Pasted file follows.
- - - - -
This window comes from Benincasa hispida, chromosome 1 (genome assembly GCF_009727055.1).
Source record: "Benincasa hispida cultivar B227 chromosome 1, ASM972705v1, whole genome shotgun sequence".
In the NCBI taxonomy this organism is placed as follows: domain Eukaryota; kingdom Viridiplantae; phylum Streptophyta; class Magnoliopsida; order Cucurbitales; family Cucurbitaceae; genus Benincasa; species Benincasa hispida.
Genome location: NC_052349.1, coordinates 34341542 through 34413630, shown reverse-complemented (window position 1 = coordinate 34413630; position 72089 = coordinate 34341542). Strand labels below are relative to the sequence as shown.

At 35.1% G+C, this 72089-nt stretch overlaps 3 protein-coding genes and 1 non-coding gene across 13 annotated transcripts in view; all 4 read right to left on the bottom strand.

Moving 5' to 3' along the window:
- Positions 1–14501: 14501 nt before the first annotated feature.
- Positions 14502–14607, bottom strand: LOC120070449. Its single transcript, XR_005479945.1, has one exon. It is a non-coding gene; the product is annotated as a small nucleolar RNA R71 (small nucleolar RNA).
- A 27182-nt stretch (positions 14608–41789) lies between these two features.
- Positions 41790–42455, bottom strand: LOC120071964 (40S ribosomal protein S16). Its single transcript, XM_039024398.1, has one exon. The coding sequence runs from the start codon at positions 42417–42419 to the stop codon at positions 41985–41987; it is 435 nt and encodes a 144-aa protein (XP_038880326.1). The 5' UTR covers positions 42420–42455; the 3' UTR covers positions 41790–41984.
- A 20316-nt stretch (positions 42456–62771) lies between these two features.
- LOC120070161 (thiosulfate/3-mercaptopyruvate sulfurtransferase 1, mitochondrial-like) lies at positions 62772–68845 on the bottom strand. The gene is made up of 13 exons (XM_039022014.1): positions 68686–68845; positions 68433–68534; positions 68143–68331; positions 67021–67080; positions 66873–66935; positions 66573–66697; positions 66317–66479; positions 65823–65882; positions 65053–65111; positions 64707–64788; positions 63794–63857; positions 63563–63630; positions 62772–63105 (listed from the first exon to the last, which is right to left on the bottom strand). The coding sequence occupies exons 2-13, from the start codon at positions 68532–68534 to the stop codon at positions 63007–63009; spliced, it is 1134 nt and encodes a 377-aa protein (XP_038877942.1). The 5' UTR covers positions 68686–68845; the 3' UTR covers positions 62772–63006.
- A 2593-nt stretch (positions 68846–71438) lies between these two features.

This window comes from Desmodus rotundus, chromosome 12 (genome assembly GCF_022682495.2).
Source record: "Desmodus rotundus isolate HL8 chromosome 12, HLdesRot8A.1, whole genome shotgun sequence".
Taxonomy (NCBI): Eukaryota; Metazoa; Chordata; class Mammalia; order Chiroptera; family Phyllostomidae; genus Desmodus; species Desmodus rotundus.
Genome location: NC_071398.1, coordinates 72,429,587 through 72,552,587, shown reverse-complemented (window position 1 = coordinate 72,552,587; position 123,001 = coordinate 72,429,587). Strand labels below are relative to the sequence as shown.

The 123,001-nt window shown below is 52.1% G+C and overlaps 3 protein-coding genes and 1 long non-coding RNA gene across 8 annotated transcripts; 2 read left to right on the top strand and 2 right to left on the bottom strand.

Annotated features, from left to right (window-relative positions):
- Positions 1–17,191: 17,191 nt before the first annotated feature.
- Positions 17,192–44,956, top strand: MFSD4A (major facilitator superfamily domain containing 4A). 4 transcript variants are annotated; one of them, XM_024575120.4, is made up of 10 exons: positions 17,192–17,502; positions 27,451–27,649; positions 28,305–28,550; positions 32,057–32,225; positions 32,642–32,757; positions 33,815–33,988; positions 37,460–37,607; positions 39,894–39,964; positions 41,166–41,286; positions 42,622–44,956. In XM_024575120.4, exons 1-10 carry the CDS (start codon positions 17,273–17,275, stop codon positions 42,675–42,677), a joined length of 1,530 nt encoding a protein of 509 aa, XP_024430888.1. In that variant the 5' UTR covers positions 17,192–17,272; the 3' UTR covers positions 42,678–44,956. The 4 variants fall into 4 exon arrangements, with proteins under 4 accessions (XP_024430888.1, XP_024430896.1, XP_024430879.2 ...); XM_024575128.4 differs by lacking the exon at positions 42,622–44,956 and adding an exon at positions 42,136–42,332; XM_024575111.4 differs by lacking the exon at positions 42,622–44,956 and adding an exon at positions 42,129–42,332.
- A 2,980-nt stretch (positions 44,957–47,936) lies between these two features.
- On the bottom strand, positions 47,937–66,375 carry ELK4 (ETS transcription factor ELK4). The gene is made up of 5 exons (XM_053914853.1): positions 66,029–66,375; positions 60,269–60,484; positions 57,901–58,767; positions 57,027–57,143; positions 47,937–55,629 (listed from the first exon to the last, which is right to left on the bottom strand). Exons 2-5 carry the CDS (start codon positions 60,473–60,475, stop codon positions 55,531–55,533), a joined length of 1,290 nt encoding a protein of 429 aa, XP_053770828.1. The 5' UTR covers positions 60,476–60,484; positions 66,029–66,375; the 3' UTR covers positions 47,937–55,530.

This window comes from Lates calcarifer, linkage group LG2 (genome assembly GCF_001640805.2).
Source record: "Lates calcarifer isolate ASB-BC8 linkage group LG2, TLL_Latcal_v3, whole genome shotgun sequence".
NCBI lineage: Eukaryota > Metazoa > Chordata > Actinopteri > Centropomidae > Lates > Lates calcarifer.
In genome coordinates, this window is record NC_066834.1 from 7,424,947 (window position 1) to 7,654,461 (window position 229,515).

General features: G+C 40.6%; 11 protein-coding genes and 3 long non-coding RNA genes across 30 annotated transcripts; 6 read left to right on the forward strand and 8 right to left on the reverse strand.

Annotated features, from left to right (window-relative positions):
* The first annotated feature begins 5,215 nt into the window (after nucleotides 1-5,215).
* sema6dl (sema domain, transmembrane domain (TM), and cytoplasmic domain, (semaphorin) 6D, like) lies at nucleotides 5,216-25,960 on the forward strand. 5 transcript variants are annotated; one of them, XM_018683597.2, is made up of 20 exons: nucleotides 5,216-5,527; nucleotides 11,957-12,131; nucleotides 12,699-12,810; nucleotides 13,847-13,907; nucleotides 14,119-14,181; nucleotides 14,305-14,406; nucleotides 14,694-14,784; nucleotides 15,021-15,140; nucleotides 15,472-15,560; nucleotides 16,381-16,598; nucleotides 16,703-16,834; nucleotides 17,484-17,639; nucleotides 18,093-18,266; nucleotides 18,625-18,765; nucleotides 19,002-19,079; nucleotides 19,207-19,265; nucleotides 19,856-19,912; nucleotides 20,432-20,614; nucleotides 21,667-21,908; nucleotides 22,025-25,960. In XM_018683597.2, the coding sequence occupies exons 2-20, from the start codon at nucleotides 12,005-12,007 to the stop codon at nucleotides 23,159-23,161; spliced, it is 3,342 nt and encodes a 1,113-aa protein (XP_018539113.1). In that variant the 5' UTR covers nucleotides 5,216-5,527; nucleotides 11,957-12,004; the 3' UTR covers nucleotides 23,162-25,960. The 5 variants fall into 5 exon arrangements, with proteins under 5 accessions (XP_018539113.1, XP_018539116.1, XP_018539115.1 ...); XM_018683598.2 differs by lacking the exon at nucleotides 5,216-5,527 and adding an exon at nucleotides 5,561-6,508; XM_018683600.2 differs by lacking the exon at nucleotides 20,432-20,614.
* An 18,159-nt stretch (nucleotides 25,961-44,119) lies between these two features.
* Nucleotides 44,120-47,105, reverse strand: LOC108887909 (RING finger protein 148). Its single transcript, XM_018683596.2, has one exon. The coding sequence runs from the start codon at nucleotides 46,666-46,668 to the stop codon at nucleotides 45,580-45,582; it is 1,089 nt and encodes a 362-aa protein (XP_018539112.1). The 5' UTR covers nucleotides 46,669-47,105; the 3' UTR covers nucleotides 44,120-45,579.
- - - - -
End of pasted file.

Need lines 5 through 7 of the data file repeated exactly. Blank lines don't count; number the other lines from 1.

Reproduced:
At 35.1% G+C, this 72089-nt stretch overlaps 3 protein-coding genes and 1 non-coding gene across 13 annotated transcripts in view; all 4 read right to left on the bottom strand.

Moving 5' to 3' along the window:
- Positions 1–14501: 14501 nt before the first annotated feature.